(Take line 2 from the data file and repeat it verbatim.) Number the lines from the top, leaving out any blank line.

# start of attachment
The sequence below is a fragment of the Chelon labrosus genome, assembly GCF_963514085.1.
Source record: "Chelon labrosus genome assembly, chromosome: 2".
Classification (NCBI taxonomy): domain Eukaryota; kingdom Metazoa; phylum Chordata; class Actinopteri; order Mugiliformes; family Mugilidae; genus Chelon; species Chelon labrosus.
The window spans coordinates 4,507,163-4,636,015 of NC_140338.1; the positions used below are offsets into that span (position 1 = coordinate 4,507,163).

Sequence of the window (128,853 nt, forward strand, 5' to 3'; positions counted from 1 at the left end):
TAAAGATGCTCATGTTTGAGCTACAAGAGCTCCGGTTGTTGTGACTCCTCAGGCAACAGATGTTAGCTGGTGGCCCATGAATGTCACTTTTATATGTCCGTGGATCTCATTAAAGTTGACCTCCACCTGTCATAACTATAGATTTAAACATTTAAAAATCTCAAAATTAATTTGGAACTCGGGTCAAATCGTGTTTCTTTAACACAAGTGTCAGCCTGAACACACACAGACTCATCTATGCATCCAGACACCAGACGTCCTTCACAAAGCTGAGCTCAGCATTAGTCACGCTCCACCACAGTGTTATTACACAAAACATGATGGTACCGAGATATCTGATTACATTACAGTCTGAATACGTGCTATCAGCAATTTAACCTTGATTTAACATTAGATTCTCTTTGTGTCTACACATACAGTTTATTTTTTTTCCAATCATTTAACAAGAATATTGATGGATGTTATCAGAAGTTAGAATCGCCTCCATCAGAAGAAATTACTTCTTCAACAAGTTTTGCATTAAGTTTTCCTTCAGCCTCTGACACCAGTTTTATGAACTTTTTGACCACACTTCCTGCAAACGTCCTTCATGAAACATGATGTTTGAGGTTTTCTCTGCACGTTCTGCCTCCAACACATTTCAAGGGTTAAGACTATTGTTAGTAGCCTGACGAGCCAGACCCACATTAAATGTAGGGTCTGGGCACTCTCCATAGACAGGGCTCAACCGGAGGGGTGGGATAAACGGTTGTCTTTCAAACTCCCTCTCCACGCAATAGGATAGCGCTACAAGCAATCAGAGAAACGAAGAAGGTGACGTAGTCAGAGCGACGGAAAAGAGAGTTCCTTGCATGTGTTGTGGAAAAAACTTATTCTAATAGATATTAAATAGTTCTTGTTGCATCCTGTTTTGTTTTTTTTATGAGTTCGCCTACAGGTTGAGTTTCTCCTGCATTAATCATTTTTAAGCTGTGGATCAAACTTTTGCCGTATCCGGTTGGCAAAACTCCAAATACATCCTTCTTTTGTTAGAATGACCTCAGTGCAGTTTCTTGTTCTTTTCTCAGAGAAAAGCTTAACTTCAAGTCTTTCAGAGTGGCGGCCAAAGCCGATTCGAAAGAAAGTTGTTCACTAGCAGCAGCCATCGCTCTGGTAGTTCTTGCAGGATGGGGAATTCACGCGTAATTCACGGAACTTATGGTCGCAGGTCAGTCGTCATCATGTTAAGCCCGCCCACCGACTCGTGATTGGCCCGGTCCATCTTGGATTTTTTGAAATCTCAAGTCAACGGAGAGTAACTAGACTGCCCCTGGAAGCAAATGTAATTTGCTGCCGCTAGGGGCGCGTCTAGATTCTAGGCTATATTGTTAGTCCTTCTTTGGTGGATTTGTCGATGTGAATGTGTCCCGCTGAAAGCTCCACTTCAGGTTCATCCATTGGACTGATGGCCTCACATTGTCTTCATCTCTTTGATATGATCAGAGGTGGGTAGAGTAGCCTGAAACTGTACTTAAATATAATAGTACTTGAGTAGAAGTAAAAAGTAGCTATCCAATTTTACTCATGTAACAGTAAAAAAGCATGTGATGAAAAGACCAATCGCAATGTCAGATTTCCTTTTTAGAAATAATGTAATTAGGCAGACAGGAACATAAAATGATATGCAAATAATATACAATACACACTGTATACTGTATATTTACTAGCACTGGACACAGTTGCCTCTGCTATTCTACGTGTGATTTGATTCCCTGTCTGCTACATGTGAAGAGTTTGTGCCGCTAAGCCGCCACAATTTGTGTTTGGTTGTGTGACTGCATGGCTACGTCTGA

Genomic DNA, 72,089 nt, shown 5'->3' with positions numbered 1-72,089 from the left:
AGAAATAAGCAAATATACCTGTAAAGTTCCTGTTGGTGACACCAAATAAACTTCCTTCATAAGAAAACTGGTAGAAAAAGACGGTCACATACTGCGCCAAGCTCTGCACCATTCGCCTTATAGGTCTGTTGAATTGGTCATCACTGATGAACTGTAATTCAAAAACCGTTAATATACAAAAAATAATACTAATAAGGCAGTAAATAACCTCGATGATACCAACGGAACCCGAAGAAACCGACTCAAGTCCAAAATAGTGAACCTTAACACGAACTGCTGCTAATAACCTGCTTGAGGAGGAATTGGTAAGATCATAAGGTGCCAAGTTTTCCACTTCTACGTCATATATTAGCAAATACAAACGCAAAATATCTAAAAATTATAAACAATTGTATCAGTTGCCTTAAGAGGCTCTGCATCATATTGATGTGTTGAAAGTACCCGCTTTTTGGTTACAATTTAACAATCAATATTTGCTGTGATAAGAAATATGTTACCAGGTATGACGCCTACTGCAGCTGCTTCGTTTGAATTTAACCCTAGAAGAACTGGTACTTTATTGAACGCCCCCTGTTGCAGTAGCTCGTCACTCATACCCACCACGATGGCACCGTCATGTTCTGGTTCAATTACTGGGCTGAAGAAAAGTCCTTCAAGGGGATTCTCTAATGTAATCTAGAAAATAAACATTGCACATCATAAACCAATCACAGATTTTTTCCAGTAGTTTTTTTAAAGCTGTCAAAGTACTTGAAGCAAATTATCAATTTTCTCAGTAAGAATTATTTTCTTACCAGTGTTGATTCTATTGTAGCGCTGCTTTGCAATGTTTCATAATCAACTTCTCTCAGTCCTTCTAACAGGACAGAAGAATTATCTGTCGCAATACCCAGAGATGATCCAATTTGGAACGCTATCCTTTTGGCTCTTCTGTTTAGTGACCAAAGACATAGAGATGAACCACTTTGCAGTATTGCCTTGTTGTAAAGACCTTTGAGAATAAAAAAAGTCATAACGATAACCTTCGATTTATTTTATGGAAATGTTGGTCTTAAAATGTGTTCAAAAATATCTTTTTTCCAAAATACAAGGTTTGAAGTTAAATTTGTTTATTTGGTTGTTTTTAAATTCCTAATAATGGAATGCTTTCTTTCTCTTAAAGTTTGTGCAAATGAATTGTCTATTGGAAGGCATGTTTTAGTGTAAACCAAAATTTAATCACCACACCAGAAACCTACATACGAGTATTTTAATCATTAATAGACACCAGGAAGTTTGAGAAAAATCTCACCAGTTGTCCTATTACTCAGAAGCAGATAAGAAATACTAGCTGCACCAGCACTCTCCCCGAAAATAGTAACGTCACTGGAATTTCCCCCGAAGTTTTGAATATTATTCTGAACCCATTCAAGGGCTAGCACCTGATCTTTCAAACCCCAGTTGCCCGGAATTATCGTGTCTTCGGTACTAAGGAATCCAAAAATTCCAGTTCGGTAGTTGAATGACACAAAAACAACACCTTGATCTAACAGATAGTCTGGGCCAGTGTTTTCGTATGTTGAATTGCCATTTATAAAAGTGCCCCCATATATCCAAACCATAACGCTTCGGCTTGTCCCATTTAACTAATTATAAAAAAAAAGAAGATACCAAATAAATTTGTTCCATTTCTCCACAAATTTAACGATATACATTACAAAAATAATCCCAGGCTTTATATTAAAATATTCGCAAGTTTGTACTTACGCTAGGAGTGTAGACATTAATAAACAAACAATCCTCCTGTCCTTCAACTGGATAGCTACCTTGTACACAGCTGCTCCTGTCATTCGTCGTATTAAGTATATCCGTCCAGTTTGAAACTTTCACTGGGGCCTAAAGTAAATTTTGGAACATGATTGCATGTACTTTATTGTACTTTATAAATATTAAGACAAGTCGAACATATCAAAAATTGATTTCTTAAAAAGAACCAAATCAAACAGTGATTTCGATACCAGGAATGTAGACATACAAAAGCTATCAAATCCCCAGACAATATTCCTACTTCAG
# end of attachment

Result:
Source record: "Chelon labrosus genome assembly, chromosome: 2".